Inferred fish behavior its implications for hydroacoustic surveys in nearshore habitats

Fisheries Research
By: , and 

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Abstract

Population availability and vessel avoidance effects on hydroacoustic abundance estimates may be scale dependent; therefore, it is important to evaluate these biases across systems. We performed an inter-ship comparison survey to determine the effect of vessel size, day-night period, depth, and environmental gradients on walleye (Sander vitreus) density estimates in Lake Erie, an intermediate-scaled system. Consistent near-bottom depth distributions coupled with horizontal fish movements relative to vessel paths indicated avoidance behavior contributed to higher walleye densities from smaller vessels in shallow water (i.e., <15 m), although the difference decreased with increasing depth. Diel bank migrations in response to seasonally varying onshore-to-offshore environmental gradients likely contributed to day-night differences in densities between sampling locations and seasons. Spatial and unexplained variation accounted for a high proportion of total variation; however, increasing sampling intensity can mitigate effects on precision. Therefore, researchers should minimize systematic avoidance and availability related biases (i.e., vessel and day-night period) to improve population abundance estimates. Quantifying availability and avoidance behavior effects and partitioning sources of variation provides informed flexibility for designing future hydroacoustic surveys in shallow-water nearshore environments.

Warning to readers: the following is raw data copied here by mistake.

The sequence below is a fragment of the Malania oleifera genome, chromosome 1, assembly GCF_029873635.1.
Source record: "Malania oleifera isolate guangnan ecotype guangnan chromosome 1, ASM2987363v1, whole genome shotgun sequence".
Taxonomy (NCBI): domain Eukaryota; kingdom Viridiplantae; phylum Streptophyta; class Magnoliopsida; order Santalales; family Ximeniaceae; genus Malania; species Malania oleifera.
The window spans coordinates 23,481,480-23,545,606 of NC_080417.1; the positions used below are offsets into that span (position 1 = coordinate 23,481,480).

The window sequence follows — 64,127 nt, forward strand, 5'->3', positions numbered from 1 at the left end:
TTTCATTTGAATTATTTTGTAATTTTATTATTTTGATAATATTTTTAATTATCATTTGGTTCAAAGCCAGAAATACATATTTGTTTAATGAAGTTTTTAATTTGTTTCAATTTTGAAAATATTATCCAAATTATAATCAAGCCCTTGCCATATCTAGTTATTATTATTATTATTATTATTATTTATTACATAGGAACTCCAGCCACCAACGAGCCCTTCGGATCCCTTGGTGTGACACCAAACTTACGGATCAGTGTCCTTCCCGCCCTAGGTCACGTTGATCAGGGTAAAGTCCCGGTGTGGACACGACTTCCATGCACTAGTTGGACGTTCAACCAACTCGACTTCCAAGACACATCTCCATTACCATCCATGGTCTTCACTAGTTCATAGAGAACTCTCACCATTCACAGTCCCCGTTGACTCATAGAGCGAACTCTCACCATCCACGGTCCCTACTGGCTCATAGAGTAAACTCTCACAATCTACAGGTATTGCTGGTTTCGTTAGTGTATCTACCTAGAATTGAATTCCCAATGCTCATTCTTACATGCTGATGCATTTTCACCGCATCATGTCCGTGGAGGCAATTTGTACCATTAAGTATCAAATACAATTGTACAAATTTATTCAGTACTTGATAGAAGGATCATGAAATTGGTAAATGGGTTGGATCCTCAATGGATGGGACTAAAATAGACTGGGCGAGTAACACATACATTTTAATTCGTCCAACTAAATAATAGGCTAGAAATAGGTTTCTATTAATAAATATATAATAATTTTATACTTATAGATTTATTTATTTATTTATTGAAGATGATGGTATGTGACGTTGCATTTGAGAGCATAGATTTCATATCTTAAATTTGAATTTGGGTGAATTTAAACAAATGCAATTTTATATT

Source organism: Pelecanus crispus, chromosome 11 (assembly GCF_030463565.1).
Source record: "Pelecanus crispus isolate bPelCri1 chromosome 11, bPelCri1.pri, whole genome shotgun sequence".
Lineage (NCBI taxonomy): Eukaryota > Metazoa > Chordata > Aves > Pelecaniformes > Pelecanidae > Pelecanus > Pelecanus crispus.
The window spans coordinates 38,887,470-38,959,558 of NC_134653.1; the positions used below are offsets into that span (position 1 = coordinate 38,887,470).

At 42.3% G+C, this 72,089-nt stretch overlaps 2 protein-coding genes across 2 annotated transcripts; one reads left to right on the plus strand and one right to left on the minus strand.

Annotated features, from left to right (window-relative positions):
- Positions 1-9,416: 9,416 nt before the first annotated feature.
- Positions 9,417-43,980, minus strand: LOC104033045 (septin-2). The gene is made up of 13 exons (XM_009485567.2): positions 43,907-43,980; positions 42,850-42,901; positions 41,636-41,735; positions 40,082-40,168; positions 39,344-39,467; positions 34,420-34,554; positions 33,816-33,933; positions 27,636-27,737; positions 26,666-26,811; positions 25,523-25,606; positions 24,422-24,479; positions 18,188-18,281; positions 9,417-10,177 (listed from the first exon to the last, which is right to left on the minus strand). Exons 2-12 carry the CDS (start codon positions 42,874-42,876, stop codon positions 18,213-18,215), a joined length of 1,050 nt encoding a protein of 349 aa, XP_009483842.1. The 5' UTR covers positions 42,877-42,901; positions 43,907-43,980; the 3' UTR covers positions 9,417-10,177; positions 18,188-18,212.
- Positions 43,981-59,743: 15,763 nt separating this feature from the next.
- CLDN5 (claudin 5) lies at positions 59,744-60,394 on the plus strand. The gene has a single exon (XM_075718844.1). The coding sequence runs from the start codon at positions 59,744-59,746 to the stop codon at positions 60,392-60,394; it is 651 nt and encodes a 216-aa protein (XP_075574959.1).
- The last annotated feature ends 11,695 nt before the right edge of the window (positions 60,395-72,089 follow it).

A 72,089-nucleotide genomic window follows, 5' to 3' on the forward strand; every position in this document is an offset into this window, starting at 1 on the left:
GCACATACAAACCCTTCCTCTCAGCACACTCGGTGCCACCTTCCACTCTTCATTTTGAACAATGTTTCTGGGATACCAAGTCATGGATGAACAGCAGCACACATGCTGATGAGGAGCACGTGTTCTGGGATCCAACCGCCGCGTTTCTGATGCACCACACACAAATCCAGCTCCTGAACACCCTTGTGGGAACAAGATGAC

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Additional publication details

Publication type Article
Publication Subtype Journal Article
Title Inferred fish behavior its implications for hydroacoustic surveys in nearshore habitats
Series title Fisheries Research
DOI 10.1016/j.fishres.2017.11.018
Volume 199
Year Published 2018
Language English
Publisher Elsevier
Contributing office(s) Great Lakes Science Center
Description 13 p.
First page 63
Last page 75
Country United States
Other Geospatial Lake Erie